Once most of the murder details are revealed is when the show starts getting messy. Everyone’s past comes to light and dark secrets are revealed. Flashbacks and flash-forwards are repeated multiple times, showing distrust in viewers. Many a times, already known facts are repeated after crimes to reiterate the reason behind the same. Bonnie’s past had no connection to the plot, and yet took most of the time in the first few episodes.
Moreover, the payoff in the season finale is not what one would be looking for. Among all the chaos and drama, it is revealed that the hit ordered on Nate’s father was by Xavier Castillo, Laurel’s brother, who we have not even heard of in the entire season. With no background to that character and no clear motive for his ordered hit, it leads us to believe that it was all just a set-up with a disappointing payoff. The season ends on a cliffhanger, as Laurel and her child go missing, possibly abducted by her family.
Viola Davis - Savior of the Sinking Ship
What catches and keeps the attention of the audience are the unexpected plot twists. Having watched all previous seasons, it was still highly difficult for me to anticipate what would happen next. As mentioned above, trust Annalise Keating to do the unexpected at cleaning everyone else’s mess.
Viola Davis, as Annalise, is who keeps the show running. Not for a second does one fail to admire her.
She makes Annalise the most likable character across seasons, despite all her dirty illegal deeds. She makes no attempt to hide Annalise’s flaws, and makes her one of the most fierce, arrogant yet headstrong women on television.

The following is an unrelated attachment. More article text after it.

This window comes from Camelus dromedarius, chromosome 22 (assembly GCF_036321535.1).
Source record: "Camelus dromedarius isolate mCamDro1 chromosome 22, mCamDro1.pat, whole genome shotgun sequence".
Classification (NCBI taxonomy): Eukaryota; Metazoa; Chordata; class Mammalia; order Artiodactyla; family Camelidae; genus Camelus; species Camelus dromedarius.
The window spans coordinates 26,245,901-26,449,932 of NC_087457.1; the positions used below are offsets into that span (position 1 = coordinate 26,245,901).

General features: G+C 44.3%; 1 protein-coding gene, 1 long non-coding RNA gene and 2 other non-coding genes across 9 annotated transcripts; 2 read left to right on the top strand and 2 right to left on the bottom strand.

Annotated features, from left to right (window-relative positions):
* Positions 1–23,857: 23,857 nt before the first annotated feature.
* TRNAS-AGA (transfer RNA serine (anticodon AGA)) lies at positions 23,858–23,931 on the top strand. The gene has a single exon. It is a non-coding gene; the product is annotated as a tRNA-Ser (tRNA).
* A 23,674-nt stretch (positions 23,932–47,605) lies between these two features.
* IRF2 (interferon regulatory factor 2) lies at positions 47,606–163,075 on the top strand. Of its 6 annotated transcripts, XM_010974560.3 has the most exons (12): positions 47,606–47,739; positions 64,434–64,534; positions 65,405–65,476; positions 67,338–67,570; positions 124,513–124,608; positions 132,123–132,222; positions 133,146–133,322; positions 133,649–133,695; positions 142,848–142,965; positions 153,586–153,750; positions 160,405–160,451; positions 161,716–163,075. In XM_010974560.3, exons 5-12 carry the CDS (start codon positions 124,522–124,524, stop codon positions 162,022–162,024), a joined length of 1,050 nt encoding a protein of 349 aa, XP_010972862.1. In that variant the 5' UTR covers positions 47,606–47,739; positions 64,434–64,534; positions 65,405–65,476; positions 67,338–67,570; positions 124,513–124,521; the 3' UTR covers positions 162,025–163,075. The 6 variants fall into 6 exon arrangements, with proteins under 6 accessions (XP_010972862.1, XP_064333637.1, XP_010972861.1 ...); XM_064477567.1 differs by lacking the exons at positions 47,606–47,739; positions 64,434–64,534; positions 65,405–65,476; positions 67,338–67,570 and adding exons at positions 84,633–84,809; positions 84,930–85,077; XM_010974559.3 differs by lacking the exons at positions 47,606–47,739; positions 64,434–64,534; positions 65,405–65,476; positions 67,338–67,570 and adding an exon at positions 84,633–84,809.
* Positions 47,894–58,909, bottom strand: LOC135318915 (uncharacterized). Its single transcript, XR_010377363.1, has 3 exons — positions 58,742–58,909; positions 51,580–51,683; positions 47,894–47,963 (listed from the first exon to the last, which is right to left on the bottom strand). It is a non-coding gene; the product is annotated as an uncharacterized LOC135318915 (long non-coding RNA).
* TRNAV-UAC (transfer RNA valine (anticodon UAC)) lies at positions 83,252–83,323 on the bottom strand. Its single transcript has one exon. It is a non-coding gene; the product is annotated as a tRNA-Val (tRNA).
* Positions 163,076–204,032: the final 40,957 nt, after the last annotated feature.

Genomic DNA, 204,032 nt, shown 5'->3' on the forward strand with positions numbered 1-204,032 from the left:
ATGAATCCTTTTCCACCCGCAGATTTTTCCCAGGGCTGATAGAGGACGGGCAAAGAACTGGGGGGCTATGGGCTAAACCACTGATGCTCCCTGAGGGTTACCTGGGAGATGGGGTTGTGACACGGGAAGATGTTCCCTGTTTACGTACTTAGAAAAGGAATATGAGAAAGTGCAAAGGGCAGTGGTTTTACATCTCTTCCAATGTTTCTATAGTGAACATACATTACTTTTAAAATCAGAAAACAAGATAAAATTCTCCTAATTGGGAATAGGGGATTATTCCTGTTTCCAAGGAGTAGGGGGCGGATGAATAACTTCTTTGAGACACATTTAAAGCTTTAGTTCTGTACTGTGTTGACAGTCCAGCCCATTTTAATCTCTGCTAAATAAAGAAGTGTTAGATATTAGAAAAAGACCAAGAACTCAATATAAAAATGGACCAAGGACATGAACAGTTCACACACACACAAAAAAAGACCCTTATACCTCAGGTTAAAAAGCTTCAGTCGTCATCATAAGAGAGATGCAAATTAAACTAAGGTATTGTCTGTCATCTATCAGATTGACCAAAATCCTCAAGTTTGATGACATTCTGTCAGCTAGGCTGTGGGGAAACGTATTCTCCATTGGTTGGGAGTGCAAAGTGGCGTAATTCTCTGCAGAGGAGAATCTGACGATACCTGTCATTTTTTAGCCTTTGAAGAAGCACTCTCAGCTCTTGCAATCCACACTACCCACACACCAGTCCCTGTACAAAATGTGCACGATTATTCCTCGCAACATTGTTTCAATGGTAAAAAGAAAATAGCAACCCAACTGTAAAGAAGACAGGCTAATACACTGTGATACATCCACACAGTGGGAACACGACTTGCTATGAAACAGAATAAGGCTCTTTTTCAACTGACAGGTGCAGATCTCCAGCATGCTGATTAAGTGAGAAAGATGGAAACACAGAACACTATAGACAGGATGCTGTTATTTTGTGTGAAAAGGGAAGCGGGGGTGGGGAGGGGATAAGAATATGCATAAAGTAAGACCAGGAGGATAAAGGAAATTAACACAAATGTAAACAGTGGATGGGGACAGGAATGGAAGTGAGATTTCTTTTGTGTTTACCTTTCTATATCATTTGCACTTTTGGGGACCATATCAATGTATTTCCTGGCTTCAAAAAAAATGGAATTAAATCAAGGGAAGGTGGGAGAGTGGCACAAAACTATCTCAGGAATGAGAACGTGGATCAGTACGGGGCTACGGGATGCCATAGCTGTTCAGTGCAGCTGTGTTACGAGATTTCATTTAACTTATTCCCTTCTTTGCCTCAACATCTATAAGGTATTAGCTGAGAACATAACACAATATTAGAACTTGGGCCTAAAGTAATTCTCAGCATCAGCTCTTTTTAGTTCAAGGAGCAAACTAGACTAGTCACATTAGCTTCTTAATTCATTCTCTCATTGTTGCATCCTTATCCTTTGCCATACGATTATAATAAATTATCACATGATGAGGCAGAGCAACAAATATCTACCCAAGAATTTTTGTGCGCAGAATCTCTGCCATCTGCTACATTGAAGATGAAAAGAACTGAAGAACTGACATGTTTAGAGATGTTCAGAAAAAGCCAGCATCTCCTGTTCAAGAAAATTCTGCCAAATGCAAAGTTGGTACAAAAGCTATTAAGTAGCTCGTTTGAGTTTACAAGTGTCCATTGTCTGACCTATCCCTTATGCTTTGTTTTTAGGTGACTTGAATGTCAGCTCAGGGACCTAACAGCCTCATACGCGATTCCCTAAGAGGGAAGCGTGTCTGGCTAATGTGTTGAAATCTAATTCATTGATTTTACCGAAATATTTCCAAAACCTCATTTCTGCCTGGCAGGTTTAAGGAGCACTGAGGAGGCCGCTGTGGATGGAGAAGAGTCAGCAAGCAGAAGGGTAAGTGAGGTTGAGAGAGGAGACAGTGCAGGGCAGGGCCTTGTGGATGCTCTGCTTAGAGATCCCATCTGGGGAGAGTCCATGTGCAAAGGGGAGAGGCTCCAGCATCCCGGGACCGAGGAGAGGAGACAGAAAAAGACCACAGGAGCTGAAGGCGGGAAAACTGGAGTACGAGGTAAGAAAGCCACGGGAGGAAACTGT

The Keating 4 – Connor (Jack Falahee), Michaela (Aja Naomi King), Laurel (Karla Souza) and Asher (Matt McGorry) – keep the essence of the show. The story did take a setback during season 3, when Wes died and no one expected the series to retain its viewership. However, due to the powerful screen presence of these four characters, I stayed hooked to it. Even if I wanted to, I couldn’t ignore how Michaela can easily be the next Annalise Keating, or how Connor has changed himself for Oliver, or how Laurel is on her way to becoming the best mother. The character growth given to them by the writers has been tremendous.
The only light moments in this dark mysterious show are offered by Connor and Oliver, who are like a breath of fresh air on screen. Their wedding preparations and the wedding itself is what provides everyone with a sense of relief.
A compelling and beautiful scenario is created in episode 8, when Oliver sings All Of Me by John Legend for Connor at their wedding and the entire murder revelation takes place with the song as the backdrop. One moment we are shedding tears of joy at their dreamy love story, and another second a brutal murder takes place.
How To Get Away With Murder began as a groundbreaking crime drama with a huge fan following. Somewhere down the line, the makers seem to have lost the original idea of the plot. It has now started racking up a body count with little logic, and that makes those deaths almost inconsequential. Watch the show on Netflix if you’re a fan of gripping twists and turns and for some powerful performances, especially by Viola Davis.